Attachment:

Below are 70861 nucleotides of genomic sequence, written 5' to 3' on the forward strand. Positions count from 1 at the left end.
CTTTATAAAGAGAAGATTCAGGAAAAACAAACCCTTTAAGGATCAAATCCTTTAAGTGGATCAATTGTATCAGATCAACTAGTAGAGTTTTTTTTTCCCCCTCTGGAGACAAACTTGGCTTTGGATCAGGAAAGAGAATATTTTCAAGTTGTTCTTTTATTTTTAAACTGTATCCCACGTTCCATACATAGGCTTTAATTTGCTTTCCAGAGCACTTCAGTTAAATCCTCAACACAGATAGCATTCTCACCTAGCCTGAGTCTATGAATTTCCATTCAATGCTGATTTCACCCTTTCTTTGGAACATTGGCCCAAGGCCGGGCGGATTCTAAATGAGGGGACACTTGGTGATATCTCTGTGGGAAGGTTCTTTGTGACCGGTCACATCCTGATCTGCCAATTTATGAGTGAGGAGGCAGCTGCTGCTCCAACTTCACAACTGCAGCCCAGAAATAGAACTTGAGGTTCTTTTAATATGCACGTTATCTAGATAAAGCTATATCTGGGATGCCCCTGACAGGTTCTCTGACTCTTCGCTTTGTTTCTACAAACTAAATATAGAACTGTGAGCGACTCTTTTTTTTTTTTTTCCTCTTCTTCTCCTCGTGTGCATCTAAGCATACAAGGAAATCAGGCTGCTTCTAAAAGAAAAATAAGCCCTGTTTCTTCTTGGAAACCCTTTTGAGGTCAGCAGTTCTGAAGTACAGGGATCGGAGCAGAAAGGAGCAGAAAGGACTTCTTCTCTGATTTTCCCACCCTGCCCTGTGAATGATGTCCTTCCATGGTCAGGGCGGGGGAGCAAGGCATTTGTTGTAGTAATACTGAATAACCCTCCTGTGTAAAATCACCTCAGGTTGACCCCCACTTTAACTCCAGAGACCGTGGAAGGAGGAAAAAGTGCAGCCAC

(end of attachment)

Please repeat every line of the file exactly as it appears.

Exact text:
Below are 70861 nucleotides of genomic sequence, written 5' to 3' on the forward strand. Positions count from 1 at the left end.
CTTTATAAAGAGAAGATTCAGGAAAAACAAACCCTTTAAGGATCAAATCCTTTAAGTGGATCAATTGTATCAGATCAACTAGTAGAGTTTTTTTTTCCCCCTCTGGAGACAAACTTGGCTTTGGATCAGGAAAGAGAATATTTTCAAGTTGTTCTTTTATTTTTAAACTGTATCCCACGTTCCATACATAGGCTTTAATTTGCTTTCCAGAGCACTTCAGTTAAATCCTCAACACAGATAGCATTCTCACCTAGCCTGAGTCTATGAATTTCCATTCAATGCTGATTTCACCCTTTCTTTGGAACATTGGCCCAAGGCCGGGCGGATTCTAAATGAGGGGACACTTGGTGATATCTCTGTGGGAAGGTTCTTTGTGACCGGTCACATCCTGATCTGCCAATTTATGAGTGAGGAGGCAGCTGCTGCTCCAACTTCACAACTGCAGCCCAGAAATAGAACTTGAGGTTCTTTTAATATGCACGTTATCTAGATAAAGCTATATCTGGGATGCCCCTGACAGGTTCTCTGACTCTTCGCTTTGTTTCTACAAACTAAATATAGAACTGTGAGCGACTCTTTTTTTTTTTTTTCCTCTTCTTCTCCTCGTGTGCATCTAAGCATACAAGGAAATCAGGCTGCTTCTAAAAGAAAAATAAGCCCTGTTTCTTCTTGGAAACCCTTTTGAGGTCAGCAGTTCTGAAGTACAGGGATCGGAGCAGAAAGGAGCAGAAAGGACTTCTTCTCTGATTTTCCCACCCTGCCCTGTGAATGATGTCCTTCCATGGTCAGGGCGGGGGAGCAAGGCATTTGTTGTAGTAATACTGAATAACCCTCCTGTGTAAAATCACCTCAGGTTGACCCCCACTTTAACTCCAGAGACCGTGGAAGGAGGAAAAAGTGCAGCCAC